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April 8, 2012

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As I Was Saying
By Opal Toney

OpalToney7-24.jpg (37075 bytes)Seasons...
Well, I’m looking forward for spring, but when I woke up this morning and opened the door to go feed the cats and give Son #2’s dog food, whose name is “Bounce a Little,” but it takes quite a lot to feed him. I have to watch, or the cats wouldn’t get a bite!
I enjoy fall and winter when Santa comes, but spring is my favorite.

The Last Word: I enjoy them all! – O.T.

 

honeyandflag.jpg (61206 bytes)The View From Here
By Katherine Veno

Where are the great cars?
Growing up in the ’50s and ’60s was a period of time when cars were an extension of your personality. Cars were big, or fast, or small and sleek, sporty, and different. The young people miss so much these days in our world of boxy foreign imports. We drove American made cars, and if somebody had a foreign car it was from England or Italy. I think I remember one in my senior class.
Whenever somebody sold their car to another person it was instantly recognizable as the original owner’s car. Cars were linked to their owners or drivers. You did not have to get up close enough to tell if it was a Chevy or a Ford, and you did not have to read the name of the side or the rear of the vehicle. They were solid statements and had their own looks to stand on. They did not need to be studied closely to tell what year they were either. The models changed every single year and looked different. There were colors that were new and special to a vehicle or a series.
I drove a bright red Ford Falcon Sprint convertible with red imitation leather interior and a white drop top. It is what defined my senior year and my subsequent years in college. It was a gift from my father and probably one of the finest cars I have ever owned.
With a three-speed on the column, I could shift with the best of the guys. No automatic transmission for me. I was way too “cool” for that. Some people had automatics in their Oldsmobile Cutlass Supremes or their Chevrolet Novas. But I fell in love with shifting gears, and it has lasted a lifetime.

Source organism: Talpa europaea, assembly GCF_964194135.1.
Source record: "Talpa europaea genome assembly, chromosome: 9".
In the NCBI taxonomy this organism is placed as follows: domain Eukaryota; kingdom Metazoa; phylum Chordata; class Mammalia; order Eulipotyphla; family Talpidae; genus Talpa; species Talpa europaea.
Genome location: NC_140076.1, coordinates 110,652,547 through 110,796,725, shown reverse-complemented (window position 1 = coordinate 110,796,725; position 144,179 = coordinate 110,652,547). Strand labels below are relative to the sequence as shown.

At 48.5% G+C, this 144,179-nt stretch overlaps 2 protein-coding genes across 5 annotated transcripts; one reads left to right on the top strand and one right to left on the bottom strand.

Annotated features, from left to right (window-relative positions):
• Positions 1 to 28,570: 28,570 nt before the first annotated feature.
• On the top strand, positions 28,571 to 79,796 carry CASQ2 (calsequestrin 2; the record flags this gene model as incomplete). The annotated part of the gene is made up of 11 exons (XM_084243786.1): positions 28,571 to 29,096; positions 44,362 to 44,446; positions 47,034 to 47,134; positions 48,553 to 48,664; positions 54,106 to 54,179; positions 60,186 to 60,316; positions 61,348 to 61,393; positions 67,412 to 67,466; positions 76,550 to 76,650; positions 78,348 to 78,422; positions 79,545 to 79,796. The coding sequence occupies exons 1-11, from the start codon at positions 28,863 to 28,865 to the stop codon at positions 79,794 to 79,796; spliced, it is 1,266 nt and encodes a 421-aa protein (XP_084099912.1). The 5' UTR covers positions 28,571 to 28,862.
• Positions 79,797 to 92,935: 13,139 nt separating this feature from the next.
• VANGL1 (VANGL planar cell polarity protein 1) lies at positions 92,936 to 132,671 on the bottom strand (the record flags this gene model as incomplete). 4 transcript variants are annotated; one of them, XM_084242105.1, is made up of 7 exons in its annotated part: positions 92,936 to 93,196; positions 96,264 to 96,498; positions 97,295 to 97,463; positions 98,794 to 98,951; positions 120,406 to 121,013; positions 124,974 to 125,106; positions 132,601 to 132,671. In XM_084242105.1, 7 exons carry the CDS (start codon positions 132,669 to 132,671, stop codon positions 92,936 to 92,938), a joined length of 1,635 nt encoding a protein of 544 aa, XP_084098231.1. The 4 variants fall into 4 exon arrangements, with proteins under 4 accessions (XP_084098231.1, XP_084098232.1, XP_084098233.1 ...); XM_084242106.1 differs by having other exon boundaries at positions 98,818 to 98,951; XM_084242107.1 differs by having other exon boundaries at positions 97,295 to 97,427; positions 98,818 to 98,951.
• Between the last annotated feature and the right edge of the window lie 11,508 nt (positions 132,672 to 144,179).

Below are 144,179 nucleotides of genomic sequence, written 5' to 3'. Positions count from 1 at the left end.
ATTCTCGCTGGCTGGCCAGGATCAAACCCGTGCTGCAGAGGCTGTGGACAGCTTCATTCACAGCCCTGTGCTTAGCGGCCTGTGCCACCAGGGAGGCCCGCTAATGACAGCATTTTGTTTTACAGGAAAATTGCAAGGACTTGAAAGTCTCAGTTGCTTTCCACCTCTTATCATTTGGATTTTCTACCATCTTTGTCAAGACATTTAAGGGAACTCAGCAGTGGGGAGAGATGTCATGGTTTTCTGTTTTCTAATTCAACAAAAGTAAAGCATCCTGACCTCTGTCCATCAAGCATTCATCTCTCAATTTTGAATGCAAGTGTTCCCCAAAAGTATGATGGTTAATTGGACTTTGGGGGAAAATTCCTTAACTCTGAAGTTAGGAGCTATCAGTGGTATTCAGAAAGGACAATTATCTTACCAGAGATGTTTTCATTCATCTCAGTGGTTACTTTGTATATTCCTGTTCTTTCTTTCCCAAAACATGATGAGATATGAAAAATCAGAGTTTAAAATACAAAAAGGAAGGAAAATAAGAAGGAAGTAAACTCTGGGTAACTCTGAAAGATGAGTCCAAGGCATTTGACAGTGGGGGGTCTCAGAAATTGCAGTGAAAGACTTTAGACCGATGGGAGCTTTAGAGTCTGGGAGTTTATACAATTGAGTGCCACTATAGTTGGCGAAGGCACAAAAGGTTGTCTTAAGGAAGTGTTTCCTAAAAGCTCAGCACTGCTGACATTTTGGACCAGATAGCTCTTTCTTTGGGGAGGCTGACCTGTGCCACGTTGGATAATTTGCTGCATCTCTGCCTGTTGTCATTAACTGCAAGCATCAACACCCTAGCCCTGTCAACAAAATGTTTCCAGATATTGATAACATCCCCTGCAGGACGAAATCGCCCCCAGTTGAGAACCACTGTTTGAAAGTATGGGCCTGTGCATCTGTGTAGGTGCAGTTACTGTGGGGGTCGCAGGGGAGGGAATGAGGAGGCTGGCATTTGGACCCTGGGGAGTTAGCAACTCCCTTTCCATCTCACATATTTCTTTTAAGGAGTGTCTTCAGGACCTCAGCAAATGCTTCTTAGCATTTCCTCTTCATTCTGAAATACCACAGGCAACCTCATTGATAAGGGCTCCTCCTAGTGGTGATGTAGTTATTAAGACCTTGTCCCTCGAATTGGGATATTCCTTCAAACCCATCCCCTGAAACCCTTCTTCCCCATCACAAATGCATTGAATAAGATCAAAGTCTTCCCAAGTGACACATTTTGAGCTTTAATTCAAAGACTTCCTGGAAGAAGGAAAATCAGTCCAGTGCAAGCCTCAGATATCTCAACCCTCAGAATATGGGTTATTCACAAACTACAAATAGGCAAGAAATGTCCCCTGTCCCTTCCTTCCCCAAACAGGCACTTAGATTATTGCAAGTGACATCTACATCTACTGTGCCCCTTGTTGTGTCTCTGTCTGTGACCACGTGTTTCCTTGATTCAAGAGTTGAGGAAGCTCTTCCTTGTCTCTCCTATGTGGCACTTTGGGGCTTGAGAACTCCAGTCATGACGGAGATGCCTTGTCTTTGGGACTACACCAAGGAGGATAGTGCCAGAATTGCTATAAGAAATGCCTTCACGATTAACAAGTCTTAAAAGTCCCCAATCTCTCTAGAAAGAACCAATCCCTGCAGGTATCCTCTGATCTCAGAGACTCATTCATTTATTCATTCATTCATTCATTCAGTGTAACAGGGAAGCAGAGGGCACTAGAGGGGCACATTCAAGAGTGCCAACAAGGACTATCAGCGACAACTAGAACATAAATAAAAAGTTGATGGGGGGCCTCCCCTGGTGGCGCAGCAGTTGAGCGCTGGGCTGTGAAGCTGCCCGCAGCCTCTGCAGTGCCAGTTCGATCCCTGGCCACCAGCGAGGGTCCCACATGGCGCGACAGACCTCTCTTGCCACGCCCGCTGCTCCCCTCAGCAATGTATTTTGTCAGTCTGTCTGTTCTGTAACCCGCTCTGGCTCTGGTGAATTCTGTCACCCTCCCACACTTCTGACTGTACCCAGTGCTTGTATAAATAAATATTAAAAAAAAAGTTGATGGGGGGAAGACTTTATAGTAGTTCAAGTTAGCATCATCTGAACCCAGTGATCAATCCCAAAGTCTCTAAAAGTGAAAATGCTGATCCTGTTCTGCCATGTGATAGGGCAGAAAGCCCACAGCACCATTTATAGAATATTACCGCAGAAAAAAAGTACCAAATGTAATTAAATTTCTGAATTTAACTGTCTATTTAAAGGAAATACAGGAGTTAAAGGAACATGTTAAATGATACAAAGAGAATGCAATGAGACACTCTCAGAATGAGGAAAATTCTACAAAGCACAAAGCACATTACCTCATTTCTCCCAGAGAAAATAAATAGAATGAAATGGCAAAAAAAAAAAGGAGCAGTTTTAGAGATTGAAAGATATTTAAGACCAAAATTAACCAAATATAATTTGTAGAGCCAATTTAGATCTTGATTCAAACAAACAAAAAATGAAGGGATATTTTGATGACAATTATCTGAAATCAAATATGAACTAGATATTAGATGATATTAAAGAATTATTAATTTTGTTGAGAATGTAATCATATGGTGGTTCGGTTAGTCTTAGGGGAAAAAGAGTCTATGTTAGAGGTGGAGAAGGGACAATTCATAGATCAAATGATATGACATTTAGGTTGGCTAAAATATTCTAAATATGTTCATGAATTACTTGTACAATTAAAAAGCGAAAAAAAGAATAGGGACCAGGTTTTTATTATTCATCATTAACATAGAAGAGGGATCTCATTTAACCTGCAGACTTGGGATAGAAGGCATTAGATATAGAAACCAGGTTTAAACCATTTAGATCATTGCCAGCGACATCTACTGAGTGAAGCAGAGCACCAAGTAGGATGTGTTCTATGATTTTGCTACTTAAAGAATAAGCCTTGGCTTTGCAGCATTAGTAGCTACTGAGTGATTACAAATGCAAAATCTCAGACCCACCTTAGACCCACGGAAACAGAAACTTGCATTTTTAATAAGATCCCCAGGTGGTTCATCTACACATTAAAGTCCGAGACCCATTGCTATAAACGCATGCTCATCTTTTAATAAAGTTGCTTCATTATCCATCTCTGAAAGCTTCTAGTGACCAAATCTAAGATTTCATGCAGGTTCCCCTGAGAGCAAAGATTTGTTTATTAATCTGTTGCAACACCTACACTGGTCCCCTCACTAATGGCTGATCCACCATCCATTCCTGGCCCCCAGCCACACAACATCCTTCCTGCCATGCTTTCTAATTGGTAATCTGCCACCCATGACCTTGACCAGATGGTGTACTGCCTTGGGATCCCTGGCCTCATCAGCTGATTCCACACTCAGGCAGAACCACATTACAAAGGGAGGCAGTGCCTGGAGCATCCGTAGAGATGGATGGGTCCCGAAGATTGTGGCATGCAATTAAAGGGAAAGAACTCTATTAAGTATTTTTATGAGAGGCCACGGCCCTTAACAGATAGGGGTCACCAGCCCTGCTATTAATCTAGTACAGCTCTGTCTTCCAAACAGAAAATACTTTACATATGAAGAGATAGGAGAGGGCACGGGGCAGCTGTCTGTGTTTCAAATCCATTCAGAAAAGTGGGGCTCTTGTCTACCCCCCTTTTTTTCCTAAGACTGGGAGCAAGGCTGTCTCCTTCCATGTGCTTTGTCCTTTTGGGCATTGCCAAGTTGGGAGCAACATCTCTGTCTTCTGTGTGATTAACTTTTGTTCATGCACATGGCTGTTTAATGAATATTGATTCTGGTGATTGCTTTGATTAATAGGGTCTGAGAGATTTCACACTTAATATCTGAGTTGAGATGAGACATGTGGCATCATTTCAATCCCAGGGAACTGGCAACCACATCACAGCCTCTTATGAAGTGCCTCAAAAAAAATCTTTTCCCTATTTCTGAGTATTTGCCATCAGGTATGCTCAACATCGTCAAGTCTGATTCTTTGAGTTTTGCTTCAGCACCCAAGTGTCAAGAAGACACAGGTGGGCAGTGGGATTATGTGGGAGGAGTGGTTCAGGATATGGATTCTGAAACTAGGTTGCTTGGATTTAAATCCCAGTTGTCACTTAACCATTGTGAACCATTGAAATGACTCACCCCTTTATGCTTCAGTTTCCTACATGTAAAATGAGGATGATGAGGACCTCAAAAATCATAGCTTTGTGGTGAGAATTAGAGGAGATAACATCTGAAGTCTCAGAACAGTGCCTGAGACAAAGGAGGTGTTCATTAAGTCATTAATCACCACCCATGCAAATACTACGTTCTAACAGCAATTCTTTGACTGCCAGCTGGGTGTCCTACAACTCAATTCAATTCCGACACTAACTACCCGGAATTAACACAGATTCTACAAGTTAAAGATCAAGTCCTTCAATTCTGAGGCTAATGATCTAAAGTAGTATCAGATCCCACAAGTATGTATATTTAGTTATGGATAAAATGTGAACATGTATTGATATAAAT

Come Friday night I would pick up my girlfriends and out we would go to drag Broadway. The North to South route in Tyler culminated in a place called The Derrick, which was a forerunner of a Sonic. There were real carhops and all the cars were there. Broadway was not crowded in those days, and Tyler was a small town. Kids from surrounding towns came to hit the main drag. It was straight out of American Graffiti.
Thunderbirds, Corvettes, Pontiac GTOs, Barracudas, and big-finned Chevrolets lined the streets. They shone brilliant and clean with wax jobs under the drive-in lights.
Speaking of drive-in movies, they were a great place to show off as well. We would drive real slow so everybody could see us and we could see them. Being seen on the “scene” was what it was all about.
There were drag races outside the city limits. All the kids would go there and watch one great muscle car against another kick up dust and blow out smoke as they burned rubber at the take off.
Cars were something really special then. They were not just an automobile or a way of transportation. When the new models came out we had to actually go to a dealership to see them. It was very exciting because the new cars never looked like the old cars. Good luck trying to tell one car from another on the road today, as they are seemingly so similar.
My dad bought a 1959 Chevrolet. It was bronze and white. Two toned cars were all the rage. It had big curving tailfins with six red tail lights. The front lights looked like eyes. It had a huge steering wheel and was loaded with chrome trim. It was big, flashy, bold, and drank a lot of gasoline at under 50 cents a gallon. He was so proud of it he washed and waxed it every single Saturday in the driveway.